City considers more and bigger special events New mayoral panel weighs tourist lures BALTIMORE CITY

September 01, 1993|By Eric Siegel | Eric Siegel,Staff Writer

Creation of new citywide festivals and expansion of existing ++ events such as Artscape and the Preakness Celebration are among the projects being eyed by a newly created mayoral advisory commission on tourism and culture.

The commission is also considering setting up a new visitors center in the Inner Harbor that would sell tickets for several area attractions and feature a professionally produced film about the city.

Leonard Sachs, a businessman and chairman of the group, said that the commission wanted to create major new events that would involve several existing tourist attractions and cultural activities.

"We're not going to do the City Fair in a carnival way," said Mr. Sachs, the chairman of Maryland Office Interiors Inc., referring to the now-defunct downtown celebration that during its two-decade-long existence came to symbolize the city's renaissance.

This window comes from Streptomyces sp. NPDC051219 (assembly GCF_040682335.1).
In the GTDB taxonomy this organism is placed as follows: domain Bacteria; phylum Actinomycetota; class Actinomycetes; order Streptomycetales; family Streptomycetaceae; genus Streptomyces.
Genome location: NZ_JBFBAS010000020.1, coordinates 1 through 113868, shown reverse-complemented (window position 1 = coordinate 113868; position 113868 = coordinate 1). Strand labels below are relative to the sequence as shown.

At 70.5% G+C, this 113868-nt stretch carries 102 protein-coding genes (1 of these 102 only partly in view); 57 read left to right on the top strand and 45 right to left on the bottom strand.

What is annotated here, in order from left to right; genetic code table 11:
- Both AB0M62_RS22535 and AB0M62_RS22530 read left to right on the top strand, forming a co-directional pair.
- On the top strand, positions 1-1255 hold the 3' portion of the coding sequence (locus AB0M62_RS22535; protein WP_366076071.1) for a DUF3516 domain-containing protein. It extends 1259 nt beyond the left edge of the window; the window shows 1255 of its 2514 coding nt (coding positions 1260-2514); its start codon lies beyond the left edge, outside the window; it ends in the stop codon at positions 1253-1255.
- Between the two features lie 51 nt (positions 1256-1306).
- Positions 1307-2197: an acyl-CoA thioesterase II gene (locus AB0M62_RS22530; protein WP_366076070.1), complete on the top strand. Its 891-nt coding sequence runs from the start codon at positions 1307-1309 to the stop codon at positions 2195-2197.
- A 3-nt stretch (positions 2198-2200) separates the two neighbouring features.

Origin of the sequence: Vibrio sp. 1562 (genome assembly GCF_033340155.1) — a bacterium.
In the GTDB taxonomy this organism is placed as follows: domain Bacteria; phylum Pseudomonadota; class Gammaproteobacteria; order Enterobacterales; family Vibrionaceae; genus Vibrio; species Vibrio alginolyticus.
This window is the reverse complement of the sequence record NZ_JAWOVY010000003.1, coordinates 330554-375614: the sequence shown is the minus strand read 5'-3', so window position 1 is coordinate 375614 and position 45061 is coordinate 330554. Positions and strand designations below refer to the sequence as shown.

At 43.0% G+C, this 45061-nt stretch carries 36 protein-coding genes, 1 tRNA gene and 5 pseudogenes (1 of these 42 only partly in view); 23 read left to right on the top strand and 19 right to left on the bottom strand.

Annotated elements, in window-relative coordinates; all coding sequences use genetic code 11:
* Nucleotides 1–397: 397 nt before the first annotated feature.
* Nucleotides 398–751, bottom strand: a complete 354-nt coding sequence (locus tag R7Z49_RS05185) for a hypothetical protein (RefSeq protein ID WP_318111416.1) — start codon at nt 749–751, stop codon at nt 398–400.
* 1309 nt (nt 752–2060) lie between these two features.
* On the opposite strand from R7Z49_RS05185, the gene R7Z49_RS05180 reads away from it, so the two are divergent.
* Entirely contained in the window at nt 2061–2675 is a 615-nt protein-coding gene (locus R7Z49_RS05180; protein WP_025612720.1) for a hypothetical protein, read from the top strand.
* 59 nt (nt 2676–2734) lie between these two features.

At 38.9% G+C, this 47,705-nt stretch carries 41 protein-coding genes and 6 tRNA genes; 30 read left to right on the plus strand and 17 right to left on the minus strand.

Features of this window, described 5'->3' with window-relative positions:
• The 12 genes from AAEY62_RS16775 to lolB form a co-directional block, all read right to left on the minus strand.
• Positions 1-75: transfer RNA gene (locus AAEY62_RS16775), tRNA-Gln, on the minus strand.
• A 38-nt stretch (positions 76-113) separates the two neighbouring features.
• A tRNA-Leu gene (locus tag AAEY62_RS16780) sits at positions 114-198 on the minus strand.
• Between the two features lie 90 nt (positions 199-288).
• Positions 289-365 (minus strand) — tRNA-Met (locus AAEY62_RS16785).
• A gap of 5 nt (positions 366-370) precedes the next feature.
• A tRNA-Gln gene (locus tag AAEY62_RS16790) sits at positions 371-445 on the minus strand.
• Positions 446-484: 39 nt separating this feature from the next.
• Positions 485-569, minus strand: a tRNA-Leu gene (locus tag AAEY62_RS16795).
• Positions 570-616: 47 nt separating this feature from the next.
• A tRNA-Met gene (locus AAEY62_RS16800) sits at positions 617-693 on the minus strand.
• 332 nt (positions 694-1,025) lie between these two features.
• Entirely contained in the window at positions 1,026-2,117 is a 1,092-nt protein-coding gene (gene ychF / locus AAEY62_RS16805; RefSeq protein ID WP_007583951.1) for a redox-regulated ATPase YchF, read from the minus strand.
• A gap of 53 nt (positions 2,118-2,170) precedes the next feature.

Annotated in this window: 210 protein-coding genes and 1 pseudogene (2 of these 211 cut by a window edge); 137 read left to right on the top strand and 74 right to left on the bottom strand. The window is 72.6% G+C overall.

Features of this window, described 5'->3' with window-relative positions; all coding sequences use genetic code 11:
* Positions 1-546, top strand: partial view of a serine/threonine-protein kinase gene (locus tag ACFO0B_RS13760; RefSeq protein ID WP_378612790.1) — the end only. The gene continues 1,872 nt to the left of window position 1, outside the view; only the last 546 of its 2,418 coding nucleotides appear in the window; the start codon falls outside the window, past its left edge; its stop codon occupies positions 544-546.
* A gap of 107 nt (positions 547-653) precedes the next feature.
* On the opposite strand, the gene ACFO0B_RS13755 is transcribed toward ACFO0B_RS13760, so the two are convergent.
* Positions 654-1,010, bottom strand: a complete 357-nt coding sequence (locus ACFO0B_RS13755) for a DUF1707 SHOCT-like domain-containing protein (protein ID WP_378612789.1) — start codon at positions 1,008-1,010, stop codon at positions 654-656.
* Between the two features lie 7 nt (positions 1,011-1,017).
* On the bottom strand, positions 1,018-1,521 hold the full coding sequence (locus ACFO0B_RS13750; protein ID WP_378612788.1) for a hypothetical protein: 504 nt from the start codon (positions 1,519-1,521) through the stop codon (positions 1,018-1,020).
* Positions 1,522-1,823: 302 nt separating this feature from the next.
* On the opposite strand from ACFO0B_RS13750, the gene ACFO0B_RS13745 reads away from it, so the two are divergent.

"We want to do something new and exciting."

He and other members said that the commission also wanted to expand existing events to encourage visitors to come from farther away and spend more time, and money, in the city.

The projects were outlined yesterday during and after the inaugural meeting of the Mayor's Advisory Commission on Tourism, Entertainment and Culture at the downtown headquarters of the Baltimore Development Corp.

Creation of the commission was among the recommendations of Mayor Kurt L. Schmoke's Economic Incentives Task Force, set up last year to develop initiatives to spur economic growth.

The commission's 34 members include representatives from a wide-range of leading business, cultural and government organizations.

The full report of the economic task force is tentatively set for release at the end of the month.

In announcing the creation of the commission yesterday, Mr. Schmoke said that tourism is "vitally important" to the economy of Baltimore.

"I think we've got a remarkable product here in the city. But we can't rest on our laurels," the mayor said.

Mr. Sachs, chairman of Maryland Office Interiors Inc., said that the commission's annual budget would be about $100,000, of which $60,000 would come from the city and the rest from private sources.

The commission will not replace existing organizations such as the Baltimore Office of Promotion and the Mayor's Advisory Committee on Art and Culture, both of which are represented on the commission, Mr. Sachs said.

Rather, he said, "We're here to facilitate, to help make things happen."

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